Within the last eight months, the popular heartburn medicine, Zantac, was recalled worldwide, and pulled from the shelves. Now the Department of Justice has begun its investigation into GlaxoSmithKline and Sanofi (past and present manufacturers of the drug, respectively) for possible violations of the False Claims Act.
The Zantac Recall And Ensuing Lawsuits
N-Nitrosodimethylamine (NDMA), a likely carcinogen (classified as such by The World Health Organization (WHO) and The Environmental Protection Agency) that has been linked to certain types of cancer, including breast cancer, kidney cancer, and testicular cancer. And the Food & Drug Administration (FDA) issued its first warning regarding trace levels of NDMA found in Zantac as early as September 2019. While Sanofi claims that the FDA considers the reported levels of N-Nitrosodimethylamine (NDMA) to barely exceed those found in common foods, they still issued a voluntary recall of the drug — but not until April 2020.
It may worth noting here, too, that the first lawsuit against Sanofi was filed in September of 2019 by Joseph L. Galimildi, who developed breast cancer after using Zantac for almost a decade. Since then, thousands of lawsuits have followed.
The Current Investigation By The Department Of Justice
The purpose of the current investigation by the DOJ, however, is to determine whether GlaxoSmithKline and Sanofi violated federal law, specifically The False Claims Act, while selling the product. Essentially, they’re trying to determine what the manufactures knew and when did they know it.
During the course of the investigation, the Department of Justice is seeking answers to the following questions:
- When did Sanofi and GlaxoSmithKline know about the presence of NDMA in Zantac?
- At what point did they discover that NDMA can further breakdown in the stomach, further contributing to its toxicity?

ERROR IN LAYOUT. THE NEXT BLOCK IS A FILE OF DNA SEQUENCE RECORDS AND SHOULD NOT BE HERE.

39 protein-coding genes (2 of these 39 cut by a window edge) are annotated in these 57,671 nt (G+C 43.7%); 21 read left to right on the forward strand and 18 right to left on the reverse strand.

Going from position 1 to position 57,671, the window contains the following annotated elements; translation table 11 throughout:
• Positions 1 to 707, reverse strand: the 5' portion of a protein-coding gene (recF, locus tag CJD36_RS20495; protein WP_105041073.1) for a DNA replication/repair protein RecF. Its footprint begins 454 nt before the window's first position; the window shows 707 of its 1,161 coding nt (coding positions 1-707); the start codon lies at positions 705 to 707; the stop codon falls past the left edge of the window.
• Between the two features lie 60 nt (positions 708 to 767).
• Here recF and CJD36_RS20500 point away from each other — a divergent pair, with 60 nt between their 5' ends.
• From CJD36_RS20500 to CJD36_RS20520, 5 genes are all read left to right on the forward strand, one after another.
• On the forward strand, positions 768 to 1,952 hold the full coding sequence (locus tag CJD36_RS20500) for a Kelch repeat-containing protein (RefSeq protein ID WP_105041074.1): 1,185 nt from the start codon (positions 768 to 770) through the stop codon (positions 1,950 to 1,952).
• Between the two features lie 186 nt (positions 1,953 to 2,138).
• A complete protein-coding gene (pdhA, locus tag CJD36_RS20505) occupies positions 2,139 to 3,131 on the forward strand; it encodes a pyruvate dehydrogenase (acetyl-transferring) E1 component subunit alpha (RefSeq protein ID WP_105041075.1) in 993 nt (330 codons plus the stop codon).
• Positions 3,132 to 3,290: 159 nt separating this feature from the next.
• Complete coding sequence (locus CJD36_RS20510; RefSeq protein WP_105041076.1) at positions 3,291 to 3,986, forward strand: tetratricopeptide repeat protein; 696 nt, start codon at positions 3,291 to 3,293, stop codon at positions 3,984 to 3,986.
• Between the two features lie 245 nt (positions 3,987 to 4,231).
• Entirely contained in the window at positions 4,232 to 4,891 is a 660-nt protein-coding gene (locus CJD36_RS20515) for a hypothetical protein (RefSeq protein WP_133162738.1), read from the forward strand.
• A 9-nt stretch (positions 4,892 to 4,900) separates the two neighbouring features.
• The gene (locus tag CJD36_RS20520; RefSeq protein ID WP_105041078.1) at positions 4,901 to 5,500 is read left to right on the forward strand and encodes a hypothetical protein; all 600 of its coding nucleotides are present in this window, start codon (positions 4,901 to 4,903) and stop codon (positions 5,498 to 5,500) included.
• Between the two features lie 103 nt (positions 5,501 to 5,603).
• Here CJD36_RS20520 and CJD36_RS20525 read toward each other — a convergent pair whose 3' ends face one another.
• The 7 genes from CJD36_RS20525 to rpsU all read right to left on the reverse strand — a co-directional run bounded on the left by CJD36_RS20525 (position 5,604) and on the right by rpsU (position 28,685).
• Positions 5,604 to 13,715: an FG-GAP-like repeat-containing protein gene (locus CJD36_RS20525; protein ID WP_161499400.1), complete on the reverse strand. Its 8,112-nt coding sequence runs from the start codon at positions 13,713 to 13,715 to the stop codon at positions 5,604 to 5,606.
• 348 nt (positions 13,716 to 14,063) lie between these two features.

- Did the manufacturers attempt to conceal the potential risks associated with Zantac?
Understanding The False Claims Act
Also known as the “Lincoln Law,” The False Claims Act (FCA) dates back as far as 1863 when it was signed into law by President Lincoln. Essentially the FCA makes it illegal for suppliers and manufacturers to provide shoddy goods to the government (the FCA was enacted during the Civil War).
And since the FDA is a government agency, drug manufacturers are subject to scrutiny under the False Claims Act if they omit or falsify information, misrepresent the safety of the drugs they’re selling.
At this point, it looks like Sanofi and GSK may have concealed and possibly even omitted information about the safety of Zantac. In fact, as far back as 1981, it appears that GSK may have intentionally omitted NDMA from a study that examined the byproducts of ranitidine in urine secretions. Moreover, a study published in The Lancet by Dr. Silvio de Flora also in 1981, showed that NDMA compounds are, in fact, released from ranitidine, the active ingredient in Zantac.
The evidence seems overwhelming, and if the DOJ determines that Sanofi and GlaxoSmithKline failed to warn customers about the NDMA contamination in Zantac, they could be subject to a federal lawsuit in addition to the already pending litigation.
While the Zantac lawsuits are still in their infancy, it continues to grow as plaintiffs continue to come forward. If you or a loved one used Zantac or its generic equivalent ranitidine and subsequently developed cancer as a result, we encourage you to take our free case evaluation below.
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If you believe that you or a loved one were harmed by Zantac, you may be entitled to compensation.